These claims are not all hyperbole. Tests conducted by PCMag and MacRumors demonstrat­e the 2020 13-inch MacBook Pro with an M1 processor significan­tly outperform­s the 2020 13-inch MacBook Pro with an Intel processor on most tasks. It is also faster for most common tasks than comparably priced Windows laptops. The degree of speed gain is app specific, but the M1 offers a much faster, smoother user experience.


Applicatio­ns designed for Intel processors will not function on the M1 processor without translatio­n. While major brands like Microsoft and Adobe are likely to make their most important products available quickly, smaller companies may not make their product available soon or ever. However, Apple offers a tool called Rosetta II, which allows Intel-based software to run on the M1 without you ever noticing any difference (except at first launch, when you'll be led through a quick installati­on). Note the ‘II' after Rosetta? That is because the company has tried this before. When it switched to Intel-based processors back in 2005, Apple managed to make some older software work on the then-new processors but at vastly reduced speeds. Consumers were not thrilled, to say the least, and many small businesses had serious trouble changing their software for the new processors. This time around, however, early benchmarks find that Rosetta II is much more functional than the original. While software must be redesigned to take full advantage of the M1, commonly used apps translated with Rosetta II are more than serviceabl­e, still running at slightly faster speeds than on comparable Intel-based Macs. This is good news and reason for optimism for anyone whose workflows rely on mainstream apps. Those apps will only get faster if and when they update to support the new processors.

What's touted as one of the M1's biggest benefits is not yet ready for prime time. The M1 Mac can run software designed for the iPhone and iPad with little or no modificati­on. This could allow for a more unified experience, where you could, for example, use your favorite photo-editing app on both your iPhone and on your Mac. While thousands of mobile apps are already available on M1 Macs, the user experience of most is rudimentar­y and needs a lot of work.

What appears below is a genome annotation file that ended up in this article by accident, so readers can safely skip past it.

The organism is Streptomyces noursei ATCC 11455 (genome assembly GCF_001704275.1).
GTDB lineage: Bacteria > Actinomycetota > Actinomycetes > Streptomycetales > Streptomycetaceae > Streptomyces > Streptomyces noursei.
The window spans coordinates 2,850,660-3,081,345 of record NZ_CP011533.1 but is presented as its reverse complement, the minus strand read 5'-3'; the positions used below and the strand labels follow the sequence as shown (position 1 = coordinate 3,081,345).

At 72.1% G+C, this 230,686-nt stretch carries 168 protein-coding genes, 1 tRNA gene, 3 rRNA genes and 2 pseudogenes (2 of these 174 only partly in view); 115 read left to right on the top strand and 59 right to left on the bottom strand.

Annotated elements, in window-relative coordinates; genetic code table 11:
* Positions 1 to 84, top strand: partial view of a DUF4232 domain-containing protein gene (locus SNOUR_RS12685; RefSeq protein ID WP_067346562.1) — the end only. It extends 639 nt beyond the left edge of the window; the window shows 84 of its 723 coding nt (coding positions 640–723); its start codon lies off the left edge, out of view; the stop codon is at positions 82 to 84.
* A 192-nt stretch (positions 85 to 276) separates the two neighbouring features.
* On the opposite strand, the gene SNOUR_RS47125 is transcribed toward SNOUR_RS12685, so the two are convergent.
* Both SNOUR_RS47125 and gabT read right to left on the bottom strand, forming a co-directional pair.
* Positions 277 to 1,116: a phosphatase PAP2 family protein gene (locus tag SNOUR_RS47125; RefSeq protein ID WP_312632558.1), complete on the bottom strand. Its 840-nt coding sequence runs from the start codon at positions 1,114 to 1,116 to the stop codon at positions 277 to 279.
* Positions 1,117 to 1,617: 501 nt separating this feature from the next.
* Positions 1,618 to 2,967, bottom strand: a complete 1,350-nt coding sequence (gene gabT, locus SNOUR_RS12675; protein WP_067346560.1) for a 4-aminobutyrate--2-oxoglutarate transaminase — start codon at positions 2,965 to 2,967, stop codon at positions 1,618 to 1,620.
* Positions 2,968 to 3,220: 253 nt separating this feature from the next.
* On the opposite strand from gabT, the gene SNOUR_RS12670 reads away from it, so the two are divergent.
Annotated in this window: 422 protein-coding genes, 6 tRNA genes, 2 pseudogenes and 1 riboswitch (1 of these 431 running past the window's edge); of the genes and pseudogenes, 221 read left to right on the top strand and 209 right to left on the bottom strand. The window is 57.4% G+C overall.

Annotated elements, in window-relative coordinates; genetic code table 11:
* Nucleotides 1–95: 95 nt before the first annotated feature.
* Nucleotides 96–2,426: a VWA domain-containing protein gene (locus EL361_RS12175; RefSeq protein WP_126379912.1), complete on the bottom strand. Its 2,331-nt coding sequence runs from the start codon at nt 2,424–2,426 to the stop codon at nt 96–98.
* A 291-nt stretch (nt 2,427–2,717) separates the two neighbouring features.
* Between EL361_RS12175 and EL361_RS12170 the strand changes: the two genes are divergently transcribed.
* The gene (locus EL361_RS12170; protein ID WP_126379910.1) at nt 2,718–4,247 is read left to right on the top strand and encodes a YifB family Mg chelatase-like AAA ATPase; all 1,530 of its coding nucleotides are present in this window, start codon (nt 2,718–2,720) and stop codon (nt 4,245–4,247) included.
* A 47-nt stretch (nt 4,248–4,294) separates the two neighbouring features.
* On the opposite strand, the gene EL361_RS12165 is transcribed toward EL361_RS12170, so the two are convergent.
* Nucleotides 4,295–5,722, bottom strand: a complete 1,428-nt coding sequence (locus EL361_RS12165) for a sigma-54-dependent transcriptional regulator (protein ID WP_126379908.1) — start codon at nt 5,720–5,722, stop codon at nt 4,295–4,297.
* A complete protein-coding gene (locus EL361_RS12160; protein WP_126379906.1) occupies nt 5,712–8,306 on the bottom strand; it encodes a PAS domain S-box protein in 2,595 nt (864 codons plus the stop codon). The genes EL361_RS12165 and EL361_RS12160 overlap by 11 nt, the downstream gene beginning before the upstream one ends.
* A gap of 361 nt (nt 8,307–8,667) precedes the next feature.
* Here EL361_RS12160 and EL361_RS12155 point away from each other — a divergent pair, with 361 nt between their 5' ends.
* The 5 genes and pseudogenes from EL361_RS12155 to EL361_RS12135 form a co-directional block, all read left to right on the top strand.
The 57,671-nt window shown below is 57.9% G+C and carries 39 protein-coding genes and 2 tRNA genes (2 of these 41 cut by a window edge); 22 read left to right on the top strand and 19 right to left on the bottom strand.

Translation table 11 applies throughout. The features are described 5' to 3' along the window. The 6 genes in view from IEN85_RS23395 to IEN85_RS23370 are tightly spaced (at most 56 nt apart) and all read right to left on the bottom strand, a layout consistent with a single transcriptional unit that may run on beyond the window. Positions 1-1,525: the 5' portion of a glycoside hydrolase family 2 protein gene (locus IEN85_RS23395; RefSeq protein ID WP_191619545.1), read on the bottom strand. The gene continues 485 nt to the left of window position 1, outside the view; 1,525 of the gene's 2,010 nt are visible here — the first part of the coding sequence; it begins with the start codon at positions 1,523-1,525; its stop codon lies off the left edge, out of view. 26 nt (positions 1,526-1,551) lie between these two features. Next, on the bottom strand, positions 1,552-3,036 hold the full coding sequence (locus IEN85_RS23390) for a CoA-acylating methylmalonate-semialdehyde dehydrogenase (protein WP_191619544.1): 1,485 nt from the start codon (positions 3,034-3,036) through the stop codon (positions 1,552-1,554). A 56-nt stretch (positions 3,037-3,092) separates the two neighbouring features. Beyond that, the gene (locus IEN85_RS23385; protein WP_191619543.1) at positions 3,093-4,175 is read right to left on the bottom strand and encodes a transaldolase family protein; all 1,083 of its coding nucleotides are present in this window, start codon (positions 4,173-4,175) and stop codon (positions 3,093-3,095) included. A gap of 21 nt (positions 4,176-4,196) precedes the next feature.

Initially, the M1 Macs will appeal to two types of people: the enthusiast­ic early adopter who wants to get started with new things (full disclosure: this is me) or the casual Mac owner who uses exclusivel­y big-name software (Microsoft Suite, Google, Zoom) and does not plan to upgrade their Mac again for more than two years. If you're one of those, then you might want an M1based Mac, because in 2022 we expect to see support for Intel-based Macs taper off. Though it won't be gone for good for a long while yet, it still doesn't seem like a great time to invest in an Intel-based Mac. Enthusiast­ic tech nerds might also like how all the new features and major updates will be aimed at M1 and its descendant­s.

My verdict: if you can afford it, I would suggest a wait-and-see approach. The new processors come with some exciting features, but those features are only useful to the degree that developers implement them in software that you actually use. At the moment, there are too many questions about what software will work and what will not. While it is exciting to see a Mac that can run iOS apps, it is a lot of trouble if your software doesn't work on your new computer. Additional­ly, Apple's first M1 computers are at the low-end of its Mac lineup. Higherpowe­red MacBook Pros with bigger displays are surely coming soon.

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 ??  ?? Cullen Thomas is a Writer and Producer at iPhone Life, creating tips and guides to help users unlock the full potential of their iOS and iPhone. Cullen spent nine years as an instructor in media and communicat­ions at Maharishi University, lecturing on a wide range of technical and artistic subjects,. Cullen is a film-maker, a game designer, a sci-fi author, a coffee connoisseu­r, and an obsessive nerd for all things tech.
Cullen Thomas is a Writer and Producer at iPhone Life, creating tips and guides to help users unlock the full potential of their iOS and iPhone. Cullen spent nine years as an instructor in media and communicat­ions at Maharishi University, lecturing on a wide range of technical and artistic subjects,. Cullen is a film-maker, a game designer, a sci-fi author, a coffee connoisseu­r, and an obsessive nerd for all things tech.